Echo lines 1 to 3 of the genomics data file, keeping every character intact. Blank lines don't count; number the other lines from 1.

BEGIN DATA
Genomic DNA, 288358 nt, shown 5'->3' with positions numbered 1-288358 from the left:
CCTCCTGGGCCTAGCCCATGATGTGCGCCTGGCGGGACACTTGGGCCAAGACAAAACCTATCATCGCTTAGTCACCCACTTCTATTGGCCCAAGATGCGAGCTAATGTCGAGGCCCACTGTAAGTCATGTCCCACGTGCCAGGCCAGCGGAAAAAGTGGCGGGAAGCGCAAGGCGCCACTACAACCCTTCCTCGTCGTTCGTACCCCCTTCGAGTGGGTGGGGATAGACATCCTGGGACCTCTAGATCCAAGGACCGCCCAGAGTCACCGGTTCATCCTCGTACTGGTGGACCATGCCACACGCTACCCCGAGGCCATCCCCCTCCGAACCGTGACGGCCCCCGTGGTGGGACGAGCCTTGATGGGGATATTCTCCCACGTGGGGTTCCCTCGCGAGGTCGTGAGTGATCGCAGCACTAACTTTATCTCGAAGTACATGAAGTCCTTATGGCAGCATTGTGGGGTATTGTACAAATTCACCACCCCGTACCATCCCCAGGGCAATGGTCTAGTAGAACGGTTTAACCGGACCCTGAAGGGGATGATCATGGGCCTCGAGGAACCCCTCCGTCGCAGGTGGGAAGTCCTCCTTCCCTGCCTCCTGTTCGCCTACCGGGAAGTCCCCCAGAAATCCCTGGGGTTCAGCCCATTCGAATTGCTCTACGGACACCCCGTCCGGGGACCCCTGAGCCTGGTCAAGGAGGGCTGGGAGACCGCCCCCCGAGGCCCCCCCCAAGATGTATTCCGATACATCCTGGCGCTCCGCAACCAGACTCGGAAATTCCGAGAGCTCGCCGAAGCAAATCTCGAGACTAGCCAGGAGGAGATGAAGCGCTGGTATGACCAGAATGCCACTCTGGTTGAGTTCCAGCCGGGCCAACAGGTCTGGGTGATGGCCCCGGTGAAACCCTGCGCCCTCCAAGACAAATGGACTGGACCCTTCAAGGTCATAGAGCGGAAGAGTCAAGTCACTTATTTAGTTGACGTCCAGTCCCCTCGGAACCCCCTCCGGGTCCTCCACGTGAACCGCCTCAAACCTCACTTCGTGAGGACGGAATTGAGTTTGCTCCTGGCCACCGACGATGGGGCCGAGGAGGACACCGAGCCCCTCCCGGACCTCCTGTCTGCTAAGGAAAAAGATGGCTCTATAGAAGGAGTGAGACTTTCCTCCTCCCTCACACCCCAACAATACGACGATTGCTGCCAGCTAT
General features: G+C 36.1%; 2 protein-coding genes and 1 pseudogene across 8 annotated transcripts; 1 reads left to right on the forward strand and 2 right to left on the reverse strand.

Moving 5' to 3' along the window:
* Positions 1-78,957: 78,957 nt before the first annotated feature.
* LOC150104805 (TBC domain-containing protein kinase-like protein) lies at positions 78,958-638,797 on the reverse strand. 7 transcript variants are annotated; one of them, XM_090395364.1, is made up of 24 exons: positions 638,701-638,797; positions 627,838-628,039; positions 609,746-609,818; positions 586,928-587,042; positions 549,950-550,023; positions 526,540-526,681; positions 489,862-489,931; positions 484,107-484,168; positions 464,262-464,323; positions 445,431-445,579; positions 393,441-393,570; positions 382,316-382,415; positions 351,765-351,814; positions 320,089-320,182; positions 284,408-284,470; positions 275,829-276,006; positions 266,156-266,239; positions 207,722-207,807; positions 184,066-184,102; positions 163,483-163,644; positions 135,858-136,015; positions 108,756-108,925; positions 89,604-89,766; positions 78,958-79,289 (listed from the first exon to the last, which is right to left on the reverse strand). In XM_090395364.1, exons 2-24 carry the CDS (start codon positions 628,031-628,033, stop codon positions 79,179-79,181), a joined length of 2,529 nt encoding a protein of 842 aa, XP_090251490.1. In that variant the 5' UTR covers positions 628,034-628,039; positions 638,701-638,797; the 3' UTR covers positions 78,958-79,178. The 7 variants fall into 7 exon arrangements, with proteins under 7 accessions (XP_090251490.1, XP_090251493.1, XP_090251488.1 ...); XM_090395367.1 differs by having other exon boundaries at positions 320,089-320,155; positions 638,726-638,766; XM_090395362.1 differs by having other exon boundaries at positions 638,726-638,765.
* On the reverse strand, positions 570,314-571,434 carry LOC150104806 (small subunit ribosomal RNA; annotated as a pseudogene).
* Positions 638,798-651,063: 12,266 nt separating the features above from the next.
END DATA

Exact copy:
Genomic DNA, 288358 nt, shown 5'->3' with positions numbered 1-288358 from the left:
CCTCCTGGGCCTAGCCCATGATGTGCGCCTGGCGGGACACTTGGGCCAAGACAAAACCTATCATCGCTTAGTCACCCACTTCTATTGGCCCAAGATGCGAGCTAATGTCGAGGCCCACTGTAAGTCATGTCCCACGTGCCAGGCCAGCGGAAAAAGTGGCGGGAAGCGCAAGGCGCCACTACAACCCTTCCTCGTCGTTCGTACCCCCTTCGAGTGGGTGGGGATAGACATCCTGGGACCTCTAGATCCAAGGACCGCCCAGAGTCACCGGTTCATCCTCGTACTGGTGGACCATGCCACACGCTACCCCGAGGCCATCCCCCTCCGAACCGTGACGGCCCCCGTGGTGGGACGAGCCTTGATGGGGATATTCTCCCACGTGGGGTTCCCTCGCGAGGTCGTGAGTGATCGCAGCACTAACTTTATCTCGAAGTACATGAAGTCCTTATGGCAGCATTGTGGGGTATTGTACAAATTCACCACCCCGTACCATCCCCAGGGCAATGGTCTAGTAGAACGGTTTAACCGGACCCTGAAGGGGATGATCATGGGCCTCGAGGAACCCCTCCGTCGCAGGTGGGAAGTCCTCCTTCCCTGCCTCCTGTTCGCCTACCGGGAAGTCCCCCAGAAATCCCTGGGGTTCAGCCCATTCGAATTGCTCTACGGACACCCCGTCCGGGGACCCCTGAGCCTGGTCAAGGAGGGCTGGGAGACCGCCCCCCGAGGCCCCCCCCAAGATGTATTCCGATACATCCTGGCGCTCCGCAACCAGACTCGGAAATTCCGAGAGCTCGCCGAAGCAAATCTCGAGACTAGCCAGGAGGAGATGAAGCGCTGGTATGACCAGAATGCCACTCTGGTTGAGTTCCAGCCGGGCCAACAGGTCTGGGTGATGGCCCCGGTGAAACCCTGCGCCCTCCAAGACAAATGGACTGGACCCTTCAAGGTCATAGAGCGGAAGAGTCAAGTCACTTATTTAGTTGACGTCCAGTCCCCTCGGAACCCCCTCCGGGTCCTCCACGTGAACCGCCTCAAACCTCACTTCGTGAGGACGGAATTGAGTTTGCTCCTGGCCACCGACGATGGGGCCGAGGAGGACACCGAGCCCCTCCCGGACCTCCTGTCTGCTAAGGAAAAAGATGGCTCTATAGAAGGAGTGAGACTTTCCTCCTCCCTCACACCCCAACAATACGACGATTGCTGCCAGCTAT
General features: G+C 36.1%; 2 protein-coding genes and 1 pseudogene across 8 annotated transcripts; 1 reads left to right on the forward strand and 2 right to left on the reverse strand.